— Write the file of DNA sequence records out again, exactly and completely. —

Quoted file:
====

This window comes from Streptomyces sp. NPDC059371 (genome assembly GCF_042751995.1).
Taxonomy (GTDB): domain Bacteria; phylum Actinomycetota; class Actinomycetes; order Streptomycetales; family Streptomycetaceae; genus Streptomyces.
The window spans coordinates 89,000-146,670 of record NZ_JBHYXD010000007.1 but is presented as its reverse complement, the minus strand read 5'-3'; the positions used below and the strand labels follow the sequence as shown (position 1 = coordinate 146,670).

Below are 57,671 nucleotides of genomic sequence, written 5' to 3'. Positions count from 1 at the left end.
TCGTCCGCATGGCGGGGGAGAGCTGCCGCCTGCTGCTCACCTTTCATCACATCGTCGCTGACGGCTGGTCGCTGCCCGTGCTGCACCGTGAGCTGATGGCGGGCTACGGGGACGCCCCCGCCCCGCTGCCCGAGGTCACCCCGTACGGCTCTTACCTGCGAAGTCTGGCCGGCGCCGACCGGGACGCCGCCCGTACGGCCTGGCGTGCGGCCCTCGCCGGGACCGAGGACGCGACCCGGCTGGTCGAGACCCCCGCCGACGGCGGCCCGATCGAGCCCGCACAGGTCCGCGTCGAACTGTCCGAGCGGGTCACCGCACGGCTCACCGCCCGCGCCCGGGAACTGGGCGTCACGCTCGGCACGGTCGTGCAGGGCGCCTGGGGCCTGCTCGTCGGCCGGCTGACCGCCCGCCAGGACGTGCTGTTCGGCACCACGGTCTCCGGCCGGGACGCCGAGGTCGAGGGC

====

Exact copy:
This window comes from Streptomyces sp. NPDC059371 (genome assembly GCF_042751995.1).
Taxonomy (GTDB): domain Bacteria; phylum Actinomycetota; class Actinomycetes; order Streptomycetales; family Streptomycetaceae; genus Streptomyces.
The window spans coordinates 89,000-146,670 of record NZ_JBHYXD010000007.1 but is presented as its reverse complement, the minus strand read 5'-3'; the positions used below and the strand labels follow the sequence as shown (position 1 = coordinate 146,670).

Below are 57,671 nucleotides of genomic sequence, written 5' to 3'. Positions count from 1 at the left end.
TCGTCCGCATGGCGGGGGAGAGCTGCCGCCTGCTGCTCACCTTTCATCACATCGTCGCTGACGGCTGGTCGCTGCCCGTGCTGCACCGTGAGCTGATGGCGGGCTACGGGGACGCCCCCGCCCCGCTGCCCGAGGTCACCCCGTACGGCTCTTACCTGCGAAGTCTGGCCGGCGCCGACCGGGACGCCGCCCGTACGGCCTGGCGTGCGGCCCTCGCCGGGACCGAGGACGCGACCCGGCTGGTCGAGACCCCCGCCGACGGCGGCCCGATCGAGCCCGCACAGGTCCGCGTCGAACTGTCCGAGCGGGTCACCGCACGGCTCACCGCCCGCGCCCGGGAACTGGGCGTCACGCTCGGCACGGTCGTGCAGGGCGCCTGGGGCCTGCTCGTCGGCCGGCTGACCGCCCGCCAGGACGTGCTGTTCGGCACCACGGTCTCCGGCCGGGACGCCGAGGTCGAGGGC